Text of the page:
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1 in 3 women and 1 in 4 men have been victims of some form of physical violence by an intimate partner within their lifetime. Domestic violence in Minnesota is on the rise for the last few years and is not anticipated to stop. According to the Star Tribune, since 2003, the number of people convicted of domestic abuse-related felonies has risen over 500%. Here are the facts.

What is considered domestic violence in Minnesota?

  • Inflicting bodily harm

  • Attempting to inflict bodily harm

  • Intending to cause fear of bodily harm of the defendant or their household/family

Parties who could be subject to domestic violence

Family and household members include:

  • Spouses

  • former spouses

  • Parents

  • Children

  • people related by blood

  • people who live together or have lived together

  • people who have dated

  • people who have children together

  • pregnant women and the alleged fathers of their children

Arrests for domestic abuse

In Minnesota, an officer can make an arrest without a warrant if there is reasonable suspicion that someone has committed domestic abuse. They may even enter the home without welcome if they feel someone is in trouble. The police officer does not need to be the one that witnessed the suspicious activity to make the arrest.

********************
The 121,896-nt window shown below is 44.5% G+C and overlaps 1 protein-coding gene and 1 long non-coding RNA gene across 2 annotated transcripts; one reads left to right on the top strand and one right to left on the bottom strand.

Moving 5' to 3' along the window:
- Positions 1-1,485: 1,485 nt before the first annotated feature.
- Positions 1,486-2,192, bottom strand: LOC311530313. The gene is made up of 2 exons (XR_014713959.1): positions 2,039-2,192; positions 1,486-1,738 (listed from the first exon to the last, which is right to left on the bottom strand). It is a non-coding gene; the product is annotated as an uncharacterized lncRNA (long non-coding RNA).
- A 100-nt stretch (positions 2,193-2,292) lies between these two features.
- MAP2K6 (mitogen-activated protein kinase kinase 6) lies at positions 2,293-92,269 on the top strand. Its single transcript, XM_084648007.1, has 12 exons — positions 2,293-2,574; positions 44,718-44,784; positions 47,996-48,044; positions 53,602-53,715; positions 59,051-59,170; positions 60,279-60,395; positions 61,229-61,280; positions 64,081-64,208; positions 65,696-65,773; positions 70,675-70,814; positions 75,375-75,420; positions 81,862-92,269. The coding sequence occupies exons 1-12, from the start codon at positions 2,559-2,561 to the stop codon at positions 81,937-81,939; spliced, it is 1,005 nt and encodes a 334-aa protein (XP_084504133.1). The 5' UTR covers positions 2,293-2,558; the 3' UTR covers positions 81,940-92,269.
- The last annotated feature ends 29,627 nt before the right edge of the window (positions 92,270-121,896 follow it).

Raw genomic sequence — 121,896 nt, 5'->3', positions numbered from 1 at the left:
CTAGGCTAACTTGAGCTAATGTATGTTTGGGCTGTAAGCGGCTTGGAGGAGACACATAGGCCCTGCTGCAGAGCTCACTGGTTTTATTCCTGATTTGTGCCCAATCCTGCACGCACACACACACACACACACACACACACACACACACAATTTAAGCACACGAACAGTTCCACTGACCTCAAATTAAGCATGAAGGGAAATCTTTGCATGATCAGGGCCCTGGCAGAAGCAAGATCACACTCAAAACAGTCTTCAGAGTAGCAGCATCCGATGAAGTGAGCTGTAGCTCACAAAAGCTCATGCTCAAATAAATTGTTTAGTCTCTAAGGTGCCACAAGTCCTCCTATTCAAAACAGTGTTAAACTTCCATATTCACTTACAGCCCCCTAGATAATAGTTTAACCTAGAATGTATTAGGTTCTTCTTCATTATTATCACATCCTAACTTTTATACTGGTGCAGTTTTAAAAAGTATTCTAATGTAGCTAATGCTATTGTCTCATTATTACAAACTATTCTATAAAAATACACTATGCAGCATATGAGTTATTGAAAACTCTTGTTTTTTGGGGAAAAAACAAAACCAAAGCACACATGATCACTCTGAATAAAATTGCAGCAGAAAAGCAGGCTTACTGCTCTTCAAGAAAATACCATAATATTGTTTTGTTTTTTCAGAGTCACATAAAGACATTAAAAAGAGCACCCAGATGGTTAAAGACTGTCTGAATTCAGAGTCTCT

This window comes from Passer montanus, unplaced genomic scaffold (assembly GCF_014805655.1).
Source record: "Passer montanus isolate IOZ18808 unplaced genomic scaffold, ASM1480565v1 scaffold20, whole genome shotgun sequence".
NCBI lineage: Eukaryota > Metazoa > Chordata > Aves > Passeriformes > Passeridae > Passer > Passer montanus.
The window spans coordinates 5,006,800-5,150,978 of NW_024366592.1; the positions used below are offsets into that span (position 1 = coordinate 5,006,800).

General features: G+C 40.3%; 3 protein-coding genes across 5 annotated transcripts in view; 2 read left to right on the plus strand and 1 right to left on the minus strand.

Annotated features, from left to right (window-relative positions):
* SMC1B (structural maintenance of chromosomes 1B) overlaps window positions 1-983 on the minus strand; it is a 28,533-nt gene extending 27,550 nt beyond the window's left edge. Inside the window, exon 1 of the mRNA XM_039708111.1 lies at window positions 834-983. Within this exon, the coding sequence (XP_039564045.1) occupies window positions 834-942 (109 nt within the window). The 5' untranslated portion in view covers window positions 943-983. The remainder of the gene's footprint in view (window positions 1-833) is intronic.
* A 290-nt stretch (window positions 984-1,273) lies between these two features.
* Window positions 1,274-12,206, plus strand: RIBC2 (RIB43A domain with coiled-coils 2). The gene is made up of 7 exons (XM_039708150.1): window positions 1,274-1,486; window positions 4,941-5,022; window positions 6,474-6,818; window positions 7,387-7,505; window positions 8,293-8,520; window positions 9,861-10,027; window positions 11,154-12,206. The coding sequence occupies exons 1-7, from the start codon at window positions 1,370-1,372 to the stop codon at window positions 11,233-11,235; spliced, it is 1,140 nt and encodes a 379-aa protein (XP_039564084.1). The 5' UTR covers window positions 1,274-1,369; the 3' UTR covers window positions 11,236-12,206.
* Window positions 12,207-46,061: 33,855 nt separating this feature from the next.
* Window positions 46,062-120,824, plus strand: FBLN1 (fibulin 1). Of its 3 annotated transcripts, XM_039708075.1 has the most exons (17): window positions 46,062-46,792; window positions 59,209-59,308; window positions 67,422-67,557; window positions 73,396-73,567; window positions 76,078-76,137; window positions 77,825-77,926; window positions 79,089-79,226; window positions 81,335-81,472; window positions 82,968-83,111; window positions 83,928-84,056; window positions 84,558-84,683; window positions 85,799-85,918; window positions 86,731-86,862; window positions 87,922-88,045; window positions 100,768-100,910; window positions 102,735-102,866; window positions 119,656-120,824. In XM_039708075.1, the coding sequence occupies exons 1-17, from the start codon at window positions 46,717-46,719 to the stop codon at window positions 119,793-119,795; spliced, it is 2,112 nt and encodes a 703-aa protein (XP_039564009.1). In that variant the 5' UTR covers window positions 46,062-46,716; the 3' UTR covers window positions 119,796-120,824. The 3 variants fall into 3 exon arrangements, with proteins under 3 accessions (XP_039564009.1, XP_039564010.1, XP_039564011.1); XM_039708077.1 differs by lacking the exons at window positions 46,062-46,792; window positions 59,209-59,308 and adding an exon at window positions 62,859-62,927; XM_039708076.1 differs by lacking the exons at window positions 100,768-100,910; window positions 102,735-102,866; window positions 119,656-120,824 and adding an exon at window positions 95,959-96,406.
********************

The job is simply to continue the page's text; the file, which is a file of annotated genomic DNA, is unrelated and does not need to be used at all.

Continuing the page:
If there is a reason to believe that someone has violated a protective order or no contact order, the police officer must arrest the person and hold them for at least 36 hours.

Possible outcomes for a domestic violence victim

Following a domestic abuse arrest, a victim will be able to ask the city or county to file a criminal complaint. They also are told of their right to go to court and request an order for protection (OFP) from domestic abuse. Then, they are given the names and numbers of local shelters that are available for them to stay.

Possible outcomes for a domestic violence perpetrator

Domestic violence is considered a misdemeanor and is punishable by:

  • Up to 90 days in jail

  • Fine of up to $1,000

Strangulation or suffocation is punishable by:

  • Up to 3 years in prison

  • Fine of up to $5,000

Domestic assault convictions

Domestic assault is punishable by a higher fine if there are prior offenses involving the victim in the last 10 years or anyone in the past 3 years. This can include murder, assault, domestic assault, criminal sexual conduct, violation of a restraining order, malicious punishment of a child, threats, stalking, or interfering with an emergency call.

Convicted of domestic violence before

If the perpetrator has been convicted of one prior crime, the punishment is considered a gross misdemeanor and advances to up to one year in jail and a fine of up to $3,000. If there has been 2 or more convictions it is considered a felony and the domestic violence is punishable by five years and a fine of up to $10,000.